- an ability to nurture and motivate students to excellence;
- a willingness to help other legal writing educators improve their teaching skills or their legal writing programs;
- and an ability to create and integrate new ideas for teaching and motivating legal writing educators and students.
The previous winners of the Blackwell award are:
2018 - Ian Gallagher, Syracuse University School of Law
2017 - Melissa H. Weresh, Drake University
2016 - Coleen Miller Barger, University of Arkansas at Little Rock, William H. Bowen School of Law
2015 - Helene Shapo, Northwestern
2014 - Jan Levine, Duquesne University School of Law
2013 - Judy Stinson, Arizona State University
2012 - Suzanne Rowe, University of Oregon
2011 - Carol McCrehan Parker, University of Tennessee
2010 - Steve Johansen, Lewis & Clark
2009 - Linda Edwards, Mercer Law (now at UNLV)
2008 - Diana Pratt, Wayne State
2007 - Louis Sirico, Villanova Law School
2006 - Mary Beth Beazley, Ohio State University (now at UNLV)
2005 - Ralph Brill, Chicago-Kent College of Law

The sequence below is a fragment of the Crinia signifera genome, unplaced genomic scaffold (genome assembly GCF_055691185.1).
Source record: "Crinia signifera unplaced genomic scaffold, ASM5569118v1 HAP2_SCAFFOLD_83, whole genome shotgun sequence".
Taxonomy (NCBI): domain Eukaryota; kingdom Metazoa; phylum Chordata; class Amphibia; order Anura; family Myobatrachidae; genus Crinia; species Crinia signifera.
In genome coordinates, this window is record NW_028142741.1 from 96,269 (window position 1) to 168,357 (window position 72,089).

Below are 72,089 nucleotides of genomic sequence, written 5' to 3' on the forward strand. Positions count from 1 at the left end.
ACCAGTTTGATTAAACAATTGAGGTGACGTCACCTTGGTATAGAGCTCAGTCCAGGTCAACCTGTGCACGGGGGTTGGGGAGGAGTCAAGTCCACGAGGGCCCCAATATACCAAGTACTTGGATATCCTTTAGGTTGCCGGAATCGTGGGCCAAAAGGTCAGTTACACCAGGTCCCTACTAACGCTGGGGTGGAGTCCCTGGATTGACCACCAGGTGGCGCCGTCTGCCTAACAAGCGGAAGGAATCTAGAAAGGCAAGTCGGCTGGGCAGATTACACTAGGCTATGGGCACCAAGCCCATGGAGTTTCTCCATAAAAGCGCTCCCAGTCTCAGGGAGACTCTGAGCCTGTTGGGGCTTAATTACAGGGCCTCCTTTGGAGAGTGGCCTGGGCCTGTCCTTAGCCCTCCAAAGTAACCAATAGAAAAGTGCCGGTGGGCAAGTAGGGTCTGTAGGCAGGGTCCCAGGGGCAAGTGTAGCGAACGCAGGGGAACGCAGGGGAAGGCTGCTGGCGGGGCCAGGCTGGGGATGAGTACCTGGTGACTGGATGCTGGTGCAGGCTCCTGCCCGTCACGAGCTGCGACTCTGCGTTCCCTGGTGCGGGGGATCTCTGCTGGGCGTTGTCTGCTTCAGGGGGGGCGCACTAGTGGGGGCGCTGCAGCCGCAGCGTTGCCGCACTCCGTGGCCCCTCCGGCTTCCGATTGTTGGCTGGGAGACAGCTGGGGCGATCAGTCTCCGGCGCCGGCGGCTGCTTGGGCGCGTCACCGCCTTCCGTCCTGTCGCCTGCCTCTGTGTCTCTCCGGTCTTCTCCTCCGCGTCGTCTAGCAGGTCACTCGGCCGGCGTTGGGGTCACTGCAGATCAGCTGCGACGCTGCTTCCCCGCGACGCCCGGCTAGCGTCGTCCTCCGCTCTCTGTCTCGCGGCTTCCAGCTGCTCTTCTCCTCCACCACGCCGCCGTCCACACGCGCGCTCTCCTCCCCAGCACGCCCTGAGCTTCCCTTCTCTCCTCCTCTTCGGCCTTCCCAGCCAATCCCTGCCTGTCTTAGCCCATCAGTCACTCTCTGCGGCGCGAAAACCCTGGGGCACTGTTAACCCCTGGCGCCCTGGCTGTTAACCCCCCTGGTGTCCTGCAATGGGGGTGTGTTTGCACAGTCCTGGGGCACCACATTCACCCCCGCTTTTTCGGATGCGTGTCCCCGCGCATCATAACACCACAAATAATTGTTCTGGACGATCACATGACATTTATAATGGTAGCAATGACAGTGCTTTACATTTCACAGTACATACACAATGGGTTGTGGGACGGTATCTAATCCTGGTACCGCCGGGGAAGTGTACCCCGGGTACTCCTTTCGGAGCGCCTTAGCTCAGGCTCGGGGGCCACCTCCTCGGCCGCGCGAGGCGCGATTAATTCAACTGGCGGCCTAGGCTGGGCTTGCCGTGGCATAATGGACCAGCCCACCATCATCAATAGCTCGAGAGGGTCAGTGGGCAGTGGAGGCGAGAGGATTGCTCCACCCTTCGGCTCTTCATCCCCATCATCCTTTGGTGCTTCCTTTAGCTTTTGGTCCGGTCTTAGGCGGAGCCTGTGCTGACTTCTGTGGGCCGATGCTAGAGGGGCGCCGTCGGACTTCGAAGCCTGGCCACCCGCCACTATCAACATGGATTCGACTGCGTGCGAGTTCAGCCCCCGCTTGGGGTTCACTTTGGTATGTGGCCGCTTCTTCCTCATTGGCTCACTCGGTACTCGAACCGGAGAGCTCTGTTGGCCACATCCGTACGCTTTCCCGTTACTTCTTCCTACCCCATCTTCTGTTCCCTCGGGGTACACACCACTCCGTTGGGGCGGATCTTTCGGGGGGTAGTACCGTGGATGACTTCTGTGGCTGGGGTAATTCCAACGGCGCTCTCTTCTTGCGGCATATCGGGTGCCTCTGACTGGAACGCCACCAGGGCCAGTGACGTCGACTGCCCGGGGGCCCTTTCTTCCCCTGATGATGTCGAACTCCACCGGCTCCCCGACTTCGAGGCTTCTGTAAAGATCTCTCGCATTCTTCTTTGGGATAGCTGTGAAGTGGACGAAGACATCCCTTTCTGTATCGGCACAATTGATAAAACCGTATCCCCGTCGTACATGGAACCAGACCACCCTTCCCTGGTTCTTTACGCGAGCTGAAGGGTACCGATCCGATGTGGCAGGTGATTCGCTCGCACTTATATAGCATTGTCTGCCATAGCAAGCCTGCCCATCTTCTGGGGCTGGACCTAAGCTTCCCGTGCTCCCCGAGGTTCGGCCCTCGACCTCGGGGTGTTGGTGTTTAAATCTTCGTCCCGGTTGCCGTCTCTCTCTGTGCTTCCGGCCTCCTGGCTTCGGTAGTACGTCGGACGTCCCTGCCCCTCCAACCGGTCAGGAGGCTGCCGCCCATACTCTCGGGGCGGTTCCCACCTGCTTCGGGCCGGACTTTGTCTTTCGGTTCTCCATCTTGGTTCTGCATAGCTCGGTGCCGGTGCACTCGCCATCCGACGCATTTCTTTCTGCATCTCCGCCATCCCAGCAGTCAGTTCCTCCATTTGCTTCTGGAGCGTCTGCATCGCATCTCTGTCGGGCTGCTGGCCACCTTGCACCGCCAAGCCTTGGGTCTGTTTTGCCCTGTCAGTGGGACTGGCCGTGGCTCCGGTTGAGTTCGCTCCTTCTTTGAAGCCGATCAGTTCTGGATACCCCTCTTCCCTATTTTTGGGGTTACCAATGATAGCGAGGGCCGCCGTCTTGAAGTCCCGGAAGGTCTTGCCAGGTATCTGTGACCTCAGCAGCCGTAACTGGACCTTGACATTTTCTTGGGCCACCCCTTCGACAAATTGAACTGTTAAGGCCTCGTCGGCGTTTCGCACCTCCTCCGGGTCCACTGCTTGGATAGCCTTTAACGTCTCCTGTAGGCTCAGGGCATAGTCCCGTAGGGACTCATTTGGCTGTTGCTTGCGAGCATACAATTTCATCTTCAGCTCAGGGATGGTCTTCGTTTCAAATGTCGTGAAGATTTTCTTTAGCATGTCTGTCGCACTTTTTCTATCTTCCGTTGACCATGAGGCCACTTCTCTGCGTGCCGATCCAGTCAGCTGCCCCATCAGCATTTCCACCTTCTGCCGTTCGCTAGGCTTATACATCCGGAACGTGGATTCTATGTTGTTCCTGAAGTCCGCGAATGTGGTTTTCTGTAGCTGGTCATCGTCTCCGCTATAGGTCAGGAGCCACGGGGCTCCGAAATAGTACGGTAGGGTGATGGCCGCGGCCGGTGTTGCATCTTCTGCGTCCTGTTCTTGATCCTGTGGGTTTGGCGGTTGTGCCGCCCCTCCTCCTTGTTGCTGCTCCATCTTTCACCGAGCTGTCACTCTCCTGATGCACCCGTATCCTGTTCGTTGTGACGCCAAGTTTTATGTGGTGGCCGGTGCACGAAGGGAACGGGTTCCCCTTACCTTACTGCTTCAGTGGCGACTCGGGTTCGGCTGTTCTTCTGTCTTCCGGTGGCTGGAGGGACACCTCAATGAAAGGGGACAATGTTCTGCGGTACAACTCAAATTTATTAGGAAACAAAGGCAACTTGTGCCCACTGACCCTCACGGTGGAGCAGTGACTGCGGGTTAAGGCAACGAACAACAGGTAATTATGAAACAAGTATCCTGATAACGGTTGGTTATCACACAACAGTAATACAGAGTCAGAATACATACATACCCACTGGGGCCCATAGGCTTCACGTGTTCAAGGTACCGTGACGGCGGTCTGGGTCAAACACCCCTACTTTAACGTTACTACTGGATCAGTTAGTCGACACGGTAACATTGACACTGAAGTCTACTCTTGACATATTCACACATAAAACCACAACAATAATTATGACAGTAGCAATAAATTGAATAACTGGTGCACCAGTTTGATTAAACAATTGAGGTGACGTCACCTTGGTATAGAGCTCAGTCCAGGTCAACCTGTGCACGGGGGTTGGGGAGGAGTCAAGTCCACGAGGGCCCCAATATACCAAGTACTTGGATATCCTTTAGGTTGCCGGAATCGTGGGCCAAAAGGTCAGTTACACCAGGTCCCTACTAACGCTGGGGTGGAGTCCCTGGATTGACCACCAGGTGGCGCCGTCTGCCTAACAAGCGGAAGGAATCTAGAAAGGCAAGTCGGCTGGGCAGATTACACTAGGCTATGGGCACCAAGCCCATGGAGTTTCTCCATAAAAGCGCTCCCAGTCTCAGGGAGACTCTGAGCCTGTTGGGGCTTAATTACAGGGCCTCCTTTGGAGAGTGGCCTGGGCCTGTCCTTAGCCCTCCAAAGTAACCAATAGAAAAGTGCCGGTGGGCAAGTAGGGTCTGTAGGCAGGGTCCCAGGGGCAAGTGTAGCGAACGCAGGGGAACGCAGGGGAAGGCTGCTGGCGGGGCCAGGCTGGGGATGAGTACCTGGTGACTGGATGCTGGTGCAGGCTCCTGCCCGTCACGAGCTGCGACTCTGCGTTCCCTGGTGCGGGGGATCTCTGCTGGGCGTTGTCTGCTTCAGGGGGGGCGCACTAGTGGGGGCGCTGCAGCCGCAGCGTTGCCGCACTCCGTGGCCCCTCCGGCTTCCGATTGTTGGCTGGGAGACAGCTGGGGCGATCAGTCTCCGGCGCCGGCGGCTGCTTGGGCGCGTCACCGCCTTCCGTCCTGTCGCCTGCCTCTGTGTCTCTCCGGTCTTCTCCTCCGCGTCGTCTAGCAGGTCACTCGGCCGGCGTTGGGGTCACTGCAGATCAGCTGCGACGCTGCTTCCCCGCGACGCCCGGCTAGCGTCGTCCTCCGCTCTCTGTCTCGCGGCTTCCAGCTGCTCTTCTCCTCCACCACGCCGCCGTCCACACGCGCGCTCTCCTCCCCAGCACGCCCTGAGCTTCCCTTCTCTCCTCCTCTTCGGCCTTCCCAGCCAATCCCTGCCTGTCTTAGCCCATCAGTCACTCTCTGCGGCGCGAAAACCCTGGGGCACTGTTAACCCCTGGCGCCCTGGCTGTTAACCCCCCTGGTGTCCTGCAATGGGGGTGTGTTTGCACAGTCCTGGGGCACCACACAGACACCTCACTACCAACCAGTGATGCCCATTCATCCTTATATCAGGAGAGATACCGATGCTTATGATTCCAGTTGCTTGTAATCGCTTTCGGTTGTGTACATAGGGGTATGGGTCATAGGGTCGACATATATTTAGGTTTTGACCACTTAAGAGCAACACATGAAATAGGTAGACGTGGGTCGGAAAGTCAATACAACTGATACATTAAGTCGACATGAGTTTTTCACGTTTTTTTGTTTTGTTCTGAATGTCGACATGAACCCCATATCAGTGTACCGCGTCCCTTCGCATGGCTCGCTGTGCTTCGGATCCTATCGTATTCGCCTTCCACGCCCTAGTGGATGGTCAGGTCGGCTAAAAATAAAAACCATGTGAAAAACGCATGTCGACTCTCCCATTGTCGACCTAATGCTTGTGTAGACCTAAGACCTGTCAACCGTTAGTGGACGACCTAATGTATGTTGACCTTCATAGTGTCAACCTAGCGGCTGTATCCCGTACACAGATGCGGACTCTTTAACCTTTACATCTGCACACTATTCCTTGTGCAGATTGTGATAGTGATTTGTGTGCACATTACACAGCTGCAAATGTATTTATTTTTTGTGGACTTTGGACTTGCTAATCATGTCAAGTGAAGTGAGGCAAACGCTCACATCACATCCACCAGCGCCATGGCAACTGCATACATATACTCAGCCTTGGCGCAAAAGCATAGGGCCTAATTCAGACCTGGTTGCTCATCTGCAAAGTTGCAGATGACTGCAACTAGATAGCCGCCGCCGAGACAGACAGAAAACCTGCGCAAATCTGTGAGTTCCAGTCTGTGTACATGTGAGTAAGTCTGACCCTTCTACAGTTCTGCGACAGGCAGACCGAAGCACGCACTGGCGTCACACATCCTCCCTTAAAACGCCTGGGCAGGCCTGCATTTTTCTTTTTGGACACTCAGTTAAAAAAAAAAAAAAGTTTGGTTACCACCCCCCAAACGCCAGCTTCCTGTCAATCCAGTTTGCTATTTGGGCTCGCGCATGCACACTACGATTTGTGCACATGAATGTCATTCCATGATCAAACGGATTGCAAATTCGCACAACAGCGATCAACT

2004 - Pam Lysaght, Detroit Mercy
2003 - Richard K. Neumann, Hofstra University
Nominations for the 2019 Award should be sent to Mel Weresh at Drake University. Please include "Blackwell Nomination" in the subject line.
Thursday, July 12, 2018
The opening plenary session speaker of the 18th Biennial Legal Writing Institute Conference is Dr. Corey Seemiller of Wright State University, an expert on the learning styles and needs of Generation Z. The generation includes persons born between 1995-2002 (Big Z's), followed by persons born 2003-2010 (Little z's).
Dr. Corey Seemiller received her Bachelor’s degree in Communication from Arizona State University, a Master’s degree in Educational Leadership from Northern Arizona University, and Ph.D. in Higher Education from the University of Arizona. She has worked as a leadership educator in higher education, K-12, non-profits, military, and in the community for more than 20 years.
Before becoming an Assistant Professor in Organizational Leadership at Wright State University, Dr. Seemiller served as the Director of Leadership, Learning, and Assessment at OrgSync, Inc., a campus management technology platform for more than 450 colleges internationally. She oversaw all thought leadership initiatives and leadership research. She also served as the Director of Leadership Programs at the University of Arizona from 2006-2014 overseeing more than 3,000 participants in 10 leadership programs.